Saturday, November 17, 2012


 (Charles Mangelson is Von Christensen's great grandfather)

          Edison’s 1879 wall-mounted phone (left), the candle stick design common in the 1920’s and 1930’s (bottom), and a 1937 “cradle” telephone, a style popular since 1890 (on the right).
          On August 25, 1903, the first telephone line reached Levan and the first two telephones were installed.  Alma Dalby and Charles Mangelson, who was the Constable, had the first two telephones.  Thus connecting this little town with the rest of the world.

          At this same time when Juab was a rip-roaring frontier town, it had three saloons and always managed to produce its share of rough characters.

          One particular time, Antone Brown, one of Juab’s saloon keepers, called Charles on the new-fangled contraption they called “the telephone,” and was able to talk to him clear over in Levan, if you can believe that !  He told Charles that there were three men drinking heavily and causing trouble and asked Charles to come and arrest them, but that he should bring plenty of help because these men were real hard characters, and that he had better bring a wagon to haul them off to jail in.

          When Charles arrived and Antone pointed them out to him, he went up to one of them and said, “You have been disturbing the peace, and I have to arrest you and take you to jail in Nephi.”  The man sneered at him and said, “You’re  not going to take me anywhere!”

          Charles warned him that if he didn’t come peacefully that he would have to put handcuffs on him.

          Again the man sneered and disrespectfully asked, “Why don’t you just do that?”  So Charles grabbed him and forcefully put the cuffs on him and he immediately slipped right out of them.  His wrists were so large in proportion to his hands that the cuffs slipped right off when he put pressure on them!  The handcuffs were just a game for him.

          Charles warned him that he and his two pals were going to jail one way or another, and as he spoke, he was quickly drawing his pistol. 

          Staring into that large black hole at the end of the barrel of Mr. Colt’s equalizer, the three tough guys meekly climbed into the back of the wagon and they headed for Levan.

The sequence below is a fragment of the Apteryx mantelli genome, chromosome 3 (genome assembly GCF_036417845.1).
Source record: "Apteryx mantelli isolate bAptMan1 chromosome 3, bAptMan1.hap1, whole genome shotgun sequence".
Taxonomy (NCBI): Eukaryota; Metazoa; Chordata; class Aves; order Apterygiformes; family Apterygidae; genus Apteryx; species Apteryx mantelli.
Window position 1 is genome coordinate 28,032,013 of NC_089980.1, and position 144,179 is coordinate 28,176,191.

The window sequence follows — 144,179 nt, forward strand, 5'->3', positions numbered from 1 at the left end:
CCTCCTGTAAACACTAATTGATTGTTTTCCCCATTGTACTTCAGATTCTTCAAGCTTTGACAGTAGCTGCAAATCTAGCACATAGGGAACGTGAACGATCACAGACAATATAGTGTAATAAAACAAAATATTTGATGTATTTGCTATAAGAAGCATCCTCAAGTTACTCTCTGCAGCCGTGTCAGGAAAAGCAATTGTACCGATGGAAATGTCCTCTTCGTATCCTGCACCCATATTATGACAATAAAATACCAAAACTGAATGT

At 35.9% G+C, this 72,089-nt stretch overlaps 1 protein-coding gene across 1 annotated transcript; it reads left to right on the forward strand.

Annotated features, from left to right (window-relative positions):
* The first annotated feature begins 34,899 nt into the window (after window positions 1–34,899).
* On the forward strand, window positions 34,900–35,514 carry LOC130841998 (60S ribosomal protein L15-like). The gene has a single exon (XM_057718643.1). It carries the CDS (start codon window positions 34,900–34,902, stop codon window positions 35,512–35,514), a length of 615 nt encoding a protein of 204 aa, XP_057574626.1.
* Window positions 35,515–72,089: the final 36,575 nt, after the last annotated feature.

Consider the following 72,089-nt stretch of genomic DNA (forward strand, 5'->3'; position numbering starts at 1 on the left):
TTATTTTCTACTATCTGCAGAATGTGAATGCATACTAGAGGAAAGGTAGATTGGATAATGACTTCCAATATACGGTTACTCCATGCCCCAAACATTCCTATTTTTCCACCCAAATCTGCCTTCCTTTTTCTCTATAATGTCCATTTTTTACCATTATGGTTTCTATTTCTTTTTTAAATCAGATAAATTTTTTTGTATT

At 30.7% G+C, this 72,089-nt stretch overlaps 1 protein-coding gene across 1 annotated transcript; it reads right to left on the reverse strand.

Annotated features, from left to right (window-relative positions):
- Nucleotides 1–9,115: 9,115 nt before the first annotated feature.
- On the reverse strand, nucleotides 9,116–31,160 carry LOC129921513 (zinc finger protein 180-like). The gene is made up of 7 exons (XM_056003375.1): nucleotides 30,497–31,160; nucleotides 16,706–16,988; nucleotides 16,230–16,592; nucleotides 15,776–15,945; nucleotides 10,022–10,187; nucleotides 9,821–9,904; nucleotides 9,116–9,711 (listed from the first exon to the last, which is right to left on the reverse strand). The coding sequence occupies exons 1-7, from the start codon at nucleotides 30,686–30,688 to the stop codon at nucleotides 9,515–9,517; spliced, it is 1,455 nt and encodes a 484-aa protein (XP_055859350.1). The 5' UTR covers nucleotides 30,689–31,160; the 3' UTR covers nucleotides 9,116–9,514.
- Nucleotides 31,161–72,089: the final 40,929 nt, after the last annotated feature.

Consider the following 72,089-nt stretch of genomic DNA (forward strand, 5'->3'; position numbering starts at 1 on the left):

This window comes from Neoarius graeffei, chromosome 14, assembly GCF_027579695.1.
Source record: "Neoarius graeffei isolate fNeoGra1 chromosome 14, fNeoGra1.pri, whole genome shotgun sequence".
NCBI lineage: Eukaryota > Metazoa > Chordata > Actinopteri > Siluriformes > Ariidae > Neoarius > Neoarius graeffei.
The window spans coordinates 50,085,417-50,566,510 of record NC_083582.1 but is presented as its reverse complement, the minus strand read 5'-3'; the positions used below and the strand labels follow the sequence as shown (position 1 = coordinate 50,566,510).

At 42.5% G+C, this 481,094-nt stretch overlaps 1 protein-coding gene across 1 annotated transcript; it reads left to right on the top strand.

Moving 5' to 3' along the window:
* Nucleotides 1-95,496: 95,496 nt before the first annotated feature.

Ordinarily he would have taken them to Nephi, but the hour was so late Charles took them to his home in Levan.  Eliza got out of bed and stoked up the kitchen stove, and cooked them a nice late supper, and then Charles bedded them down on the kitchen floor while he slept on the cot across the room in the kitchen.  It was a short night but they were all up early and Eliza cooked them a nice breakfast and then it was off to jail in Nephi.  Charles had a way with people, even the rough ones and those three never caused him any more trouble.

(Glen is my mother's, Vera Mangelson Christensen, brother)
Glenn Charles Mangelson, age 87, passed away March 2, 1994 in his son's home in Payson, Utah.
Born August 15, 1906 in Levan, Utah, to Charles and Emma Nielson Mangelson. He married Evanelle Anderson, June 7, 1933 in the Manti LDS Temple. She passed away February 7, 1982. He later married Reva Allred, March 25, 1983. She died January 18, 1994.He was educated in Levan. He was a handyman, who could fix most anything. He was employed with the BYU for 26 years. He was an active member of the LDS Church. He enjoyed gardening, working and keeping active.
Survived by two sons, Hal and Marilyn Mangelson, of Boston, Mass.; Dr. Evan and Shirley Mangelson, of Payson; 12 grandchildren and six great-grandchildren; one sister, Anna Mae and Carl Newton, Salt Lake City, Utah; one brother, Vern and Vivian Mangelson, of Levan, Utah.
Funeral services will be held at 11 a.m. Monday, March 7, 1994 in the Rivergrove LDS 2nd Ward, 780 North 700 West, Provo, Utah. Friends may call Sunday evening from 6-8 p.m. at the Anderson Funeral Home, 94 West 300 North, Nephi and at the church one hour prior to services. Burial in Levan Cemetery, Levan, Utah.